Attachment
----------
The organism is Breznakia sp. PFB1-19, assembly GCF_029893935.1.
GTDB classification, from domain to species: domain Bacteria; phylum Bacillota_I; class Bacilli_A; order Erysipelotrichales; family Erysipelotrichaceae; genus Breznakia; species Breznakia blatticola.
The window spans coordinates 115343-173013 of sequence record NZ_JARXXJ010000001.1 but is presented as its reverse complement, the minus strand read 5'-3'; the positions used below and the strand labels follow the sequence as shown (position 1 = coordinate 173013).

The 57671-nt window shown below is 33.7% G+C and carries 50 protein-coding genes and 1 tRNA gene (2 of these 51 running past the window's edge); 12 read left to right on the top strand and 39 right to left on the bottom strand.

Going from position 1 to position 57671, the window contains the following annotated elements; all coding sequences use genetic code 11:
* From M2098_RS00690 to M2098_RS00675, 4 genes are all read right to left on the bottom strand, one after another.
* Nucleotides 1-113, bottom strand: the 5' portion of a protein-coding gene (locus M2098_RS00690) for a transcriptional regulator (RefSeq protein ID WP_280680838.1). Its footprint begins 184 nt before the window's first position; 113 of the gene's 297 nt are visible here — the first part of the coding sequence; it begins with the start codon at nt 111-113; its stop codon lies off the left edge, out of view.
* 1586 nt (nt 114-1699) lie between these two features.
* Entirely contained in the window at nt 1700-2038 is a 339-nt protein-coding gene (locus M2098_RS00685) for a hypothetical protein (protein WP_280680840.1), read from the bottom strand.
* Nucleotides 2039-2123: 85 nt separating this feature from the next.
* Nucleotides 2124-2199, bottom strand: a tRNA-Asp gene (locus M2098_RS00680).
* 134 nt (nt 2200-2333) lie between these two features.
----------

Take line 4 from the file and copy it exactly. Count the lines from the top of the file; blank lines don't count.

The 57671-nt window shown below is 33.7% G+C and carries 50 protein-coding genes and 1 tRNA gene (2 of these 51 running past the window's edge); 12 read left to right on the top strand and 39 right to left on the bottom strand.